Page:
Remembering a forgotten town

By Camille de Ry

Winner of the Junior Summer Fellowship award, Jordan Freisleben ’11, left L’Aquila, Italy in June with the devastation of an earthquake pulling at her heart’s strings.

More than a year and a half after a 6.3 Richter scale earthquake hit the small town of l’Aquila in the region of Abruzzo, Freisleben found it still in shambles, filled with rubble, debris and with little to no building efforts made since the earthquake. Tens of thousands were still left homeless and the majority of the city was closed off, Freisleben said.

Every year the school rewards one student a grant to travel to a destination of his or her liking to explore a topic of choice.

Freisleben, who was interviewing residents to create an investigative report on the aftermath of the quake, stayed in a small hotel in l’Aquila. She was the only tourist staying in the 50 room hotel. The others were displaced residents whose stay was subsidized by the government. Arriving with her camera, laptop and suitcases, Freisleben barely had enough space in the tiny little room for herself and her stuff, she said.

“Can you imagine the displaced residents living there? With a family? It was heartbreaking,” Freisleben said.

The historic center of the town was demolished. Only one street remains open. The heart of the center, the main plaza in the historic part of the town is partially closed off, Freisleben said.

Freisleben interviewed several Italians who were affected by the earthquake. Some were left without a home and living in small pensiones, which are small hotels. Her subjects varied from local officials to university students.

One of Freisleben’s subjects was a journalist who was a student when the earthquake hit. She was left with no personal belongings; she was forced to leave everything behind, running out of her home at 3 a.m. wearing pajamas.

Freisleben interviewed a 17-year-old student whose house was demolished in the earthquake. No one has made an effort to help give him a home, and Freisleben met him while he was protesting local officials by himself.

Another compelling interview was with another young Italian subject who is a victim’s advocate. This organization is against the government’s lack of help and action in Abruzzo; they take in displaced residents in order to advocate on behalf of the people to work towards getting people housing instead of waiting around for the government who has neglected to help. Dissatisfaction among the people of l’Aquila is universal, Freisleben said.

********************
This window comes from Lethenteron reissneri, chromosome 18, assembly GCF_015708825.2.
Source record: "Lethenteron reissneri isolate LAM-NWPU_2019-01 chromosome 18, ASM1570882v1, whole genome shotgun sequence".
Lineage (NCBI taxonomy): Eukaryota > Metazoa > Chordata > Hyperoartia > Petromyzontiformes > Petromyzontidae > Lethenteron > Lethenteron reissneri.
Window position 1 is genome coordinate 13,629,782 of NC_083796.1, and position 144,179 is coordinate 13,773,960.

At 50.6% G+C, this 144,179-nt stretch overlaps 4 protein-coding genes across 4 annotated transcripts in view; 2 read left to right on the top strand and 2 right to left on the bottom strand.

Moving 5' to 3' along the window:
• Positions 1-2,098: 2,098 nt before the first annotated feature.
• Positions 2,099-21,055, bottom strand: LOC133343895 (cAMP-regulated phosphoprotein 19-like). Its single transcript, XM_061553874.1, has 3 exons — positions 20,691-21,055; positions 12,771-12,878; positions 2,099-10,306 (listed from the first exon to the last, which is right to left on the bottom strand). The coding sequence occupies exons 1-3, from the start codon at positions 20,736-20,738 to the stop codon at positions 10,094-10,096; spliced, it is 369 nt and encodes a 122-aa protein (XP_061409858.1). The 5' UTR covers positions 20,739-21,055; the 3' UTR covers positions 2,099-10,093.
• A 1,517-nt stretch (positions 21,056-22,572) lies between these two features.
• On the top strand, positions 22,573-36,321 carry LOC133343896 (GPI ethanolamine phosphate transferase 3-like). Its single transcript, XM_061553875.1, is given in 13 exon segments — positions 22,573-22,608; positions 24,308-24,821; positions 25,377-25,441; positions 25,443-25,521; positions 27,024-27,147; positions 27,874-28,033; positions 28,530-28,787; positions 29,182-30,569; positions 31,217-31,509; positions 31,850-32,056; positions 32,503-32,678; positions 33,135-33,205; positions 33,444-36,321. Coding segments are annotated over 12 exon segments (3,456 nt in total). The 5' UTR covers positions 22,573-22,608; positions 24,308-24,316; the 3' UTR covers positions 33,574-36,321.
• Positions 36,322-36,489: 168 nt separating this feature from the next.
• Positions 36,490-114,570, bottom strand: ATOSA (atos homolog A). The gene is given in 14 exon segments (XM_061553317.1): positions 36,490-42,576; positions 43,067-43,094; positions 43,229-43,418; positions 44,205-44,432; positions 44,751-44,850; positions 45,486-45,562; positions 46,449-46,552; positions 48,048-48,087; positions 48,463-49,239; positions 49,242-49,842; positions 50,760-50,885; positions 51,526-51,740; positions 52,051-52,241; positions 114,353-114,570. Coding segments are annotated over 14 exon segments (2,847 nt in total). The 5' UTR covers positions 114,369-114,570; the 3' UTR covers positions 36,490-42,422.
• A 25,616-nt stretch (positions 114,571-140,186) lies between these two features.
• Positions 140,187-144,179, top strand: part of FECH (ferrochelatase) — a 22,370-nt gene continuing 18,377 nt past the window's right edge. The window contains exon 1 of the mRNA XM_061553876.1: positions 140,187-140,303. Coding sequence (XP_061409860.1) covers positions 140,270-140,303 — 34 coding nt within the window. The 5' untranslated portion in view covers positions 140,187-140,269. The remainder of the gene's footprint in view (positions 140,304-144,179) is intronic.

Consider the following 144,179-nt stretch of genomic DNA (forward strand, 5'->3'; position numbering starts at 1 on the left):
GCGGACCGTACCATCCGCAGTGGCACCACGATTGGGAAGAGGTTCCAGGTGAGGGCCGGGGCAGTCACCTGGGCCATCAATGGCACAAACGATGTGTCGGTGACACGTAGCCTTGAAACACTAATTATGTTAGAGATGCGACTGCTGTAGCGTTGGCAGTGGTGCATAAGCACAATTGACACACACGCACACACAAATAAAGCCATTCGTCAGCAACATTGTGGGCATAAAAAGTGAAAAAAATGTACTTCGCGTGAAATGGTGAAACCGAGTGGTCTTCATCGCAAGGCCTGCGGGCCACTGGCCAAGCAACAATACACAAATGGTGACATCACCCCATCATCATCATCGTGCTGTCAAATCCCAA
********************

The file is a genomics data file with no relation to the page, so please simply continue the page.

Freisleben explained that the government’s lack of response in l’Aquila is due to the lack of initiative to rebuild the city. With little tourism and no historic structures that receive money from tourism, l’Aquila is not a priority in the government’s eyes, she said.

“Italy is not a third world country, so you would think the disaster could be handled in a smaller amount of time,” Freisleben said.

Compared to other parts of Italy, Abruzzo is regarded as one of the poorer regions of Italy simply because it doesn’t garner tourism. One of Freisleben’s interviews revealed that Italians do not believe that they can count on other countries for aid when their own country will not help victims and rebuilding.

People were living in tents for months after the earthquake and there was inefficiency in housing.

“The main question became to find a united effective way to overcome the aftermath,” Freisleben said.

If this were Florence, the situation wouldn’t be like this – l’Aquila isn’t known at the international level, people pushed it aside, said one of her interviewees.

“Even Italians say, ‘Where is l’Aquila?’ because they forgot it ever happened,” Freisleben said.

Freisleben said many residents suffered from post traumatic stress disorder because of the devastation.

“Older and middle aged people have worked their entire lives and lost everything with no way to recover it,” she said, “They feel anger and frustration as they continue to be ignored by the media. A year and a half has gone by and the region continues to look as it did on the day of the earthquake. People aren’t sleeping, some are sleeping fully clothed with fear they’ll have to get up and evacuate.”

Leaving the small town, Freisleben said she felt a lot of guilt. She said she had acheived her goals; however, leaving a town in shambles with crushed buildings, crushed schools, no culture, no economy, to return to a beautiful school, an undamaged home, a personal room, left her upset.

“People have lost everything – their home and families – I’m coming back to my family and my home without any problems,” Freisleben said.

What she called the most culturally enriching experience in her life left her wanting more. Freisleben wants to go back to Italy as soon as possible. With arguably no money to rebuild, Aquilani say it’s a political problem that plagues l’Aquila. Freisleben plans to advocate political awareness and continue her efforts to help the devastated town that touched her heart forever.

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